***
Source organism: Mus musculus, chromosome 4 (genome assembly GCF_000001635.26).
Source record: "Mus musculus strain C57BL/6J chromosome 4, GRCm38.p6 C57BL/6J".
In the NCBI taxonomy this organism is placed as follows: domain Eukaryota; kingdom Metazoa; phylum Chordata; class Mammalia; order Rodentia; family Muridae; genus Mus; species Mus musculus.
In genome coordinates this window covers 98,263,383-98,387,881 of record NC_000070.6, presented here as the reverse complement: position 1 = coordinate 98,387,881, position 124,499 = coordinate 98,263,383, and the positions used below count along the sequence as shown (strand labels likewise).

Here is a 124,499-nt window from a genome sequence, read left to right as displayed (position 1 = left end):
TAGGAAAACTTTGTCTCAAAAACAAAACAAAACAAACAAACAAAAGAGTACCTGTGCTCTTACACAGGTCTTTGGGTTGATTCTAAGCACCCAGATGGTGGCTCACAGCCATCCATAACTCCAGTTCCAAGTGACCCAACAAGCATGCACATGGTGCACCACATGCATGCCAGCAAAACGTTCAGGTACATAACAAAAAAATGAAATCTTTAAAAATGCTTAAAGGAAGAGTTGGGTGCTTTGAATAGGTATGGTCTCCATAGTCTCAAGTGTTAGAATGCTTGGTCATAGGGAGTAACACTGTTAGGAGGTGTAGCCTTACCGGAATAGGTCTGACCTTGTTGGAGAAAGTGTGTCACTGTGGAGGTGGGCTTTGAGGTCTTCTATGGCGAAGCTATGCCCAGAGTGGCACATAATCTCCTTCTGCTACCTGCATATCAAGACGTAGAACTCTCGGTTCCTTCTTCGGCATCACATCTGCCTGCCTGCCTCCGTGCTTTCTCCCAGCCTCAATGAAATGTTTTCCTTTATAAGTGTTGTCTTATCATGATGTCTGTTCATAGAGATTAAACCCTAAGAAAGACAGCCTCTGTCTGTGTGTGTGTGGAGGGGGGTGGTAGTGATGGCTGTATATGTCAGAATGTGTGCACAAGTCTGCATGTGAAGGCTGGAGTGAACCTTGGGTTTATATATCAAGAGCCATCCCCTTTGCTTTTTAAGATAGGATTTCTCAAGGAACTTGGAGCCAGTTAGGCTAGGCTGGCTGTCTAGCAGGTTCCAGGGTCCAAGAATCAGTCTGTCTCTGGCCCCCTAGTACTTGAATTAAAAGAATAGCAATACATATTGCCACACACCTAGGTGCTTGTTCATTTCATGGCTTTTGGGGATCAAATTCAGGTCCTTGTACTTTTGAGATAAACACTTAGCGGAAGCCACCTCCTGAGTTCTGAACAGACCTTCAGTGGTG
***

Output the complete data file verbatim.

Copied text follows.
Source organism: Mus musculus, chromosome 4 (genome assembly GCF_000001635.26).
Source record: "Mus musculus strain C57BL/6J chromosome 4, GRCm38.p6 C57BL/6J".
In the NCBI taxonomy this organism is placed as follows: domain Eukaryota; kingdom Metazoa; phylum Chordata; class Mammalia; order Rodentia; family Muridae; genus Mus; species Mus musculus.
In genome coordinates this window covers 98,263,383-98,387,881 of record NC_000070.6, presented here as the reverse complement: position 1 = coordinate 98,387,881, position 124,499 = coordinate 98,263,383, and the positions used below count along the sequence as shown (strand labels likewise).

Here is a 124,499-nt window from a genome sequence, read left to right as displayed (position 1 = left end):
TAGGAAAACTTTGTCTCAAAAACAAAACAAAACAAACAAACAAAAGAGTACCTGTGCTCTTACACAGGTCTTTGGGTTGATTCTAAGCACCCAGATGGTGGCTCACAGCCATCCATAACTCCAGTTCCAAGTGACCCAACAAGCATGCACATGGTGCACCACATGCATGCCAGCAAAACGTTCAGGTACATAACAAAAAAATGAAATCTTTAAAAATGCTTAAAGGAAGAGTTGGGTGCTTTGAATAGGTATGGTCTCCATAGTCTCAAGTGTTAGAATGCTTGGTCATAGGGAGTAACACTGTTAGGAGGTGTAGCCTTACCGGAATAGGTCTGACCTTGTTGGAGAAAGTGTGTCACTGTGGAGGTGGGCTTTGAGGTCTTCTATGGCGAAGCTATGCCCAGAGTGGCACATAATCTCCTTCTGCTACCTGCATATCAAGACGTAGAACTCTCGGTTCCTTCTTCGGCATCACATCTGCCTGCCTGCCTCCGTGCTTTCTCCCAGCCTCAATGAAATGTTTTCCTTTATAAGTGTTGTCTTATCATGATGTCTGTTCATAGAGATTAAACCCTAAGAAAGACAGCCTCTGTCTGTGTGTGTGTGGAGGGGGGTGGTAGTGATGGCTGTATATGTCAGAATGTGTGCACAAGTCTGCATGTGAAGGCTGGAGTGAACCTTGGGTTTATATATCAAGAGCCATCCCCTTTGCTTTTTAAGATAGGATTTCTCAAGGAACTTGGAGCCAGTTAGGCTAGGCTGGCTGTCTAGCAGGTTCCAGGGTCCAAGAATCAGTCTGTCTCTGGCCCCCTAGTACTTGAATTAAAAGAATAGCAATACATATTGCCACACACCTAGGTGCTTGTTCATTTCATGGCTTTTGGGGATCAAATTCAGGTCCTTGTACTTTTGAGATAAACACTTAGCGGAAGCCACCTCCTGAGTTCTGAACAGACCTTCAGTGGTG